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Outstanding Examples of Public Process?

Lee Nellis

Cyburbian
Messages
1,371
Points
29
I am seeking outstanding examples of the public process in rural counties and towns. If you have, or know of, a visioning or policy development process that was successful in involving a lot of people with diverse points of view in a reasonably civil and constructive discussion of local land use issues, I would like to hear about it.
 

Mary

Member
Messages
127
Points
6
Lee,

I've had success in small er towns with "Drop in centers" for generating some interest and gettinf "some" feedback. Town hall meetings can work but you'll need to get the paper or someone involved to get enough press to get your turn out. Once you get them there I've had really good luck with a general presentation followed by dividing people into groups so that people with agenda's don't run the meeting. Just make sure you have planning commission members or others to volunteer to man tables and get ideas on topics so the conversation is more focused.

If you can't get attendance and want some participation Don Dillman's "Telephone and Mail Survey's: the Total Design Method" gives good ideas on how to get good responces to a survey.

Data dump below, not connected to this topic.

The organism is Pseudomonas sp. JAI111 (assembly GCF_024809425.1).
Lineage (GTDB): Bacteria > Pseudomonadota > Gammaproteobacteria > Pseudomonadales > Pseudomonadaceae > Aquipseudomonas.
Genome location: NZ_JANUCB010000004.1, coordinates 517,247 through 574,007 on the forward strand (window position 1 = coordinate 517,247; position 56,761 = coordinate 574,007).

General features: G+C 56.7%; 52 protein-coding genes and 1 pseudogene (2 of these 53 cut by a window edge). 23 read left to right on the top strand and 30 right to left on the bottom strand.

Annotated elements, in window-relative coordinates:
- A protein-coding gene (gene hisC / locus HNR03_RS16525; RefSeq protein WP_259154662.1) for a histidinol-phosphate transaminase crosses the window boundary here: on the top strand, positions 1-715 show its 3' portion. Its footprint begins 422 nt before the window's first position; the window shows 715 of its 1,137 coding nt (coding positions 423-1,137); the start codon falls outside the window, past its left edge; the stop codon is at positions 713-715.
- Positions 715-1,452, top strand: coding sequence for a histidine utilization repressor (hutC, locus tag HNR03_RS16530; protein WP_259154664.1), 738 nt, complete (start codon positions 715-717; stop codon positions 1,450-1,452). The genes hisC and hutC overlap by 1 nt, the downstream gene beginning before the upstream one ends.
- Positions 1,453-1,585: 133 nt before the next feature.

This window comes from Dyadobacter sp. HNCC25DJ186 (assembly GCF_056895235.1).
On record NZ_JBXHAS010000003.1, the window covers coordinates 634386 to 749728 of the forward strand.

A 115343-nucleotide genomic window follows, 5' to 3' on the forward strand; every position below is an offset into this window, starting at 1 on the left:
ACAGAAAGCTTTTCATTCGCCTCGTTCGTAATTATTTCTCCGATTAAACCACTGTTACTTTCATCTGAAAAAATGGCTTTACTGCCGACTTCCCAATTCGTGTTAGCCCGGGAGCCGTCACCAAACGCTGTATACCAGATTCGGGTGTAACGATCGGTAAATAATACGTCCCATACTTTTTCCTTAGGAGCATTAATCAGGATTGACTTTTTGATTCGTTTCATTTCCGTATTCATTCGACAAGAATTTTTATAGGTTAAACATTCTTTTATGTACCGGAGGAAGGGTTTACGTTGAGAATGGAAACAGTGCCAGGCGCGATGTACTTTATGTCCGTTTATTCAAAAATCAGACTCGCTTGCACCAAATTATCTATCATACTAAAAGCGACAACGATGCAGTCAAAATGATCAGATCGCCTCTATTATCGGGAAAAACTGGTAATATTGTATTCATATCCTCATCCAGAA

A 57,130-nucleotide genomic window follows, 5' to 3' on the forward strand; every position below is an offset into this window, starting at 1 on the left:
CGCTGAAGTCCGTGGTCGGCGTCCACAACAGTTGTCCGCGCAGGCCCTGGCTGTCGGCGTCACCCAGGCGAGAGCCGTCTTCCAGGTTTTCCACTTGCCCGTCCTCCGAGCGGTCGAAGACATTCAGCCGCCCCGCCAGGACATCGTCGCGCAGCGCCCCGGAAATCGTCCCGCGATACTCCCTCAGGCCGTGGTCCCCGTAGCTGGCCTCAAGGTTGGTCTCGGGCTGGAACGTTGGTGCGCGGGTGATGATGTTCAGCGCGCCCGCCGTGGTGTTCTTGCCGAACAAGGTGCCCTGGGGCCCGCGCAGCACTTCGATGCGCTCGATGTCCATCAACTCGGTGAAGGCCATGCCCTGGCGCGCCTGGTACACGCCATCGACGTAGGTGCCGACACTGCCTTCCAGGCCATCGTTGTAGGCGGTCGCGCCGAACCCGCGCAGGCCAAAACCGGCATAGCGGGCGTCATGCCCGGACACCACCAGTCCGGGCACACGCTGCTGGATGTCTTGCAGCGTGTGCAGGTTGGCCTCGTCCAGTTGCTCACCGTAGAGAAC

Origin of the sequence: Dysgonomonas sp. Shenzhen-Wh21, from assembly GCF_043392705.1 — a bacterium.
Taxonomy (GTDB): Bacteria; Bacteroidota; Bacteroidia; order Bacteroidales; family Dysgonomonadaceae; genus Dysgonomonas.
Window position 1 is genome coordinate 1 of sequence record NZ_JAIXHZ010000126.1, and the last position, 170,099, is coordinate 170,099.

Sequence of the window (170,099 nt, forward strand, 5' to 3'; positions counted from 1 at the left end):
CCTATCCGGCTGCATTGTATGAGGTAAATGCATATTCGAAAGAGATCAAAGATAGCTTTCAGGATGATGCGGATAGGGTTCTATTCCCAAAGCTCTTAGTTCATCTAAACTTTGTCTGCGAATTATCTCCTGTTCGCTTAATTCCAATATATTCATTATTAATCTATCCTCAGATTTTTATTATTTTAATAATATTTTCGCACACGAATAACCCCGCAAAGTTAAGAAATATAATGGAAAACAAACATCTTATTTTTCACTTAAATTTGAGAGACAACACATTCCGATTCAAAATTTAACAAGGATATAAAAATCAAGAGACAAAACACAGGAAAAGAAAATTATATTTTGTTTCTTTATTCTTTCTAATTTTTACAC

If you know the private consultant Abby Byrne in Spokane she may be able to help you as well as she does a lot of this type of activity.

Hope this helps,
Mary
 

Lee Nellis

Cyburbian
Messages
1,371
Points
29
Clarification

Thanks Mary. I am familiar with these techniques. What I'm looking for is a case study of one or more specific successful public involvement processes/campaigns that we could write up (including a time line, interviews with participants, etc.) as an example for people to learn from.
 

Cardinal

Cyburbian
Messages
10,080
Points
34
You may want to contact Steve Grabow with the University of Wisconsin - Extension. He has done a good deal of work in this area. I don't have a number for you, but he should be listed in a directory at www.uwex.edu.
 
Messages
1
Points
0
The Community Based Projects program at Ball State University's College of Architecture and Planning has worked in dozens of small towns across the midwest, and Dr. Jim Segedy has specialized in community-oriented planning in smaller towns.

Jim can be a wealth of information if you haven't talked with him. CBP is on the web at www.bsu.edu/cbp and you can contact him from there.

Brad Beaubien,
Former CBP student/employee
 
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